Keep in touch with your customers to boost trust levels and eliminate post-purchase doubts. Even if your customers don’t reach out with feedback, be proactive with the communication.
Also, monitor those customers who haven’t communicated in a while to reestablish the relationship.
Invest in a communication calendar tool to keep track of customer communications and manage customer engagements. With a calendar, you receive alerts when a customer reaches out and when repeat customers haven’t interacted with you for some time.
Also, when you inform your customers about your processes, your customers feel valued and important.
4. Build Trust and Good Relationships
Your first tactic toward a relatable brand is to build trust with your customers. If there is no trust between you and your customers, you won’t establish a solid customer base.
So, use your customer data to explore your customers’ needs and offer a positive experience. Once you build trust, you don’t have to convince customers to buy your product or seek your services.
Your customers are human and love when you understand and treat them right. When you know your customers, you make rational decisions to cultivate the relationship.
So, improve your business based on customer feedback to understand and give the best experience to customers. Many customers who trust you will stick with you and recommend other people to your business as an added advantage.
5. Educate Your Customers
Invest in your customer base with customer education services. For example, you can have a self-service portal and then train customers to find solutions before contacting your support team.
Let your education program extend beyond your products or services to other fields that interest many customers. Areas that may not be directly about you include sales and entrepreneurship.
Educational programs position your business as a resourceful brand. Customers will stick to your business if you can offer solutions to problems.
So, create content that answers questions to your customers’ life puzzles. If you aren’t sure what to educate your customers about, do a survey and use the results for inspiration.
How To Survive Inflation as a Small Business
The basic counterpunch for your business to survive is to increase the prices of goods and services. Whereas most of your customers wouldn’t want a price increase, you can’t acquire goods at a higher price and retain the selling price.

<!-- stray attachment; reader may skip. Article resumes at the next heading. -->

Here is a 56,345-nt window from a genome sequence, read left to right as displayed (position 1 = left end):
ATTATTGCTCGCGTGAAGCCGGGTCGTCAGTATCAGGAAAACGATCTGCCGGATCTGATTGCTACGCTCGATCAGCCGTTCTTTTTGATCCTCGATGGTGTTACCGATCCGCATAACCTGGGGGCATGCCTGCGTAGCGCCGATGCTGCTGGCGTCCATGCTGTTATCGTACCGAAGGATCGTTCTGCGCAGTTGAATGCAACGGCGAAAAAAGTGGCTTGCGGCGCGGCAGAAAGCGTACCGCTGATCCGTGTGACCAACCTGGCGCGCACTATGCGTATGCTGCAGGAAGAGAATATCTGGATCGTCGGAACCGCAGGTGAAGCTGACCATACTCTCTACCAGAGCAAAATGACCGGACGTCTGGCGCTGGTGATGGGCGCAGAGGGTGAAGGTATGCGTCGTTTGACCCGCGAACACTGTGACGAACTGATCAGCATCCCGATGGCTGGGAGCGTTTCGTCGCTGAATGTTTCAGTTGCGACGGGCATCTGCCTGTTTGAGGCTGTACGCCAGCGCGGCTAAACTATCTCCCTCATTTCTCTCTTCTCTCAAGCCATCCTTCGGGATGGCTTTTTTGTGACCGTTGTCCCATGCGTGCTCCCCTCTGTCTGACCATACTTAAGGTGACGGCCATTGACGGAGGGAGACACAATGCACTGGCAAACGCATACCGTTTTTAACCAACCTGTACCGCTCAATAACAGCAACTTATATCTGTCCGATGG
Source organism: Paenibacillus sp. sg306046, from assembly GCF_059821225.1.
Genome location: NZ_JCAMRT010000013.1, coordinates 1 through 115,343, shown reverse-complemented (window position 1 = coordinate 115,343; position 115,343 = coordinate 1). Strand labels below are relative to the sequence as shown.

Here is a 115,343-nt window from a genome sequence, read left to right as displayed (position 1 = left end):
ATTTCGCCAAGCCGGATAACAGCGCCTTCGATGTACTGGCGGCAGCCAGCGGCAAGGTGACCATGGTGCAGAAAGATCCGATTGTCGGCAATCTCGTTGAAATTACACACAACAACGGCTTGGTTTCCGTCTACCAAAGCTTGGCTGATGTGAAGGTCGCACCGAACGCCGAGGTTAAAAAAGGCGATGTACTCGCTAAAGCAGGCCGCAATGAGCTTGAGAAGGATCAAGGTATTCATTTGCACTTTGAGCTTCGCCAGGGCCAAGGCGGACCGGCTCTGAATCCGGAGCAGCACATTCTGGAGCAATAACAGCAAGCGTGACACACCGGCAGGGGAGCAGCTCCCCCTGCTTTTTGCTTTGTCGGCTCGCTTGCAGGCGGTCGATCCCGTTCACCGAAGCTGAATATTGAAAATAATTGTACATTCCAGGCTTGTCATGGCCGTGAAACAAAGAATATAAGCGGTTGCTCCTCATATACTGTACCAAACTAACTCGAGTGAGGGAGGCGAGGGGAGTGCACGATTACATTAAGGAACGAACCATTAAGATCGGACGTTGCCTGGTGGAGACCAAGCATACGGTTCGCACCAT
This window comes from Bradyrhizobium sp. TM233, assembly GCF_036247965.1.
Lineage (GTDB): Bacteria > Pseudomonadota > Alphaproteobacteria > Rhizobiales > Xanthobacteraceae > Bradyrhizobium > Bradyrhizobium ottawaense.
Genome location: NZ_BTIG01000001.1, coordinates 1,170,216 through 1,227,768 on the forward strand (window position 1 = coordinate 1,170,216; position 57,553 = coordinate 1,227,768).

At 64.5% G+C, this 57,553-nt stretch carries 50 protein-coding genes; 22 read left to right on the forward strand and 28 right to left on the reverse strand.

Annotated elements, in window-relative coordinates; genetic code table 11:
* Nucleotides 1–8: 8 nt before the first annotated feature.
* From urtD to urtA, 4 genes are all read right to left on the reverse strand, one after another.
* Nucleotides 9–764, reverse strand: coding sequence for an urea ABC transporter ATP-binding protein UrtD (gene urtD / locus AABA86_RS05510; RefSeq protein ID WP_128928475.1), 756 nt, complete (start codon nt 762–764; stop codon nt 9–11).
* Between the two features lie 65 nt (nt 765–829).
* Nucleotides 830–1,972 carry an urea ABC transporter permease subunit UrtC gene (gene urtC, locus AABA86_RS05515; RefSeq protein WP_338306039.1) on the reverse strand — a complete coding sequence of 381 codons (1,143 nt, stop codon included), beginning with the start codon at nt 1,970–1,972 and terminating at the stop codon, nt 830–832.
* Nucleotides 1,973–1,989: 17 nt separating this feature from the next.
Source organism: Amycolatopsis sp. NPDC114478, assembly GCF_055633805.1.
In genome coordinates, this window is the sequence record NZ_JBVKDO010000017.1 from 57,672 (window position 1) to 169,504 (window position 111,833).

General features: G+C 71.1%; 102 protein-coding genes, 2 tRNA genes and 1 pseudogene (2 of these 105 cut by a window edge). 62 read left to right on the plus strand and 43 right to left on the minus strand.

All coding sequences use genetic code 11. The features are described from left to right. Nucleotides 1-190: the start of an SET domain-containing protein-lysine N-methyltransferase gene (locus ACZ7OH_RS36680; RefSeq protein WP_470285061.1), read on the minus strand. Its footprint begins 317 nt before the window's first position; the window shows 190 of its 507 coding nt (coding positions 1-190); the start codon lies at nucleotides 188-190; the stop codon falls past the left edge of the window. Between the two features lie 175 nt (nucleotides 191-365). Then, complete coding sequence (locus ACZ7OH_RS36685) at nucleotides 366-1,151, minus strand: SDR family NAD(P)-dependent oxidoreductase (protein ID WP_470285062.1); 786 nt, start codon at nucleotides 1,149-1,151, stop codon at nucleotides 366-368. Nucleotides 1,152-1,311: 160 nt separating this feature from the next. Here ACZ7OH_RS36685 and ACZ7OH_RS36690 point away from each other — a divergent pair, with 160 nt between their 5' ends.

Nonetheless, you can raise the prices of products that have a higher impact on your margin or that are likely to help most customers easily adjust.
Even though customers are price-sensitive, most don’t always read the fine print. So, if the price rise doesn’t sit well with you, use the shrinkflation strategy. Shrinkflation is when you leave your prices unchanged but reduce the number of products in each package.
For example, you can reduce a box of biscuits from 16 to 14 ounces and retain the price.
Customers are your business’ foundation because you can’t succeed without business strategies for high inflation. So, learn how to boost client retention after you use resources to obtain the customers.
An effective way to do so is to use the strategies discussed above. Also, inflation is bound to happen, so always be ready to take the necessary survival steps.
An Outsourced CEO and expert witness, Jim Thomas is the founder and president of Fitness Management USA Inc., a management consulting, turnaround and brokerage firm specializing in the gym and sports industry. With more than 25 years of experience owning, operating and managing clubs of all sizes, Thomas lectures and delivers seminars, webinars and workshops across the globe on the practical skills required to successfully overcome obscurity, improve sales, build teamwork and market fitness programs and products. Visit his Web site at: www.fmconsulting.net or www.youtube.com/gymconsultant.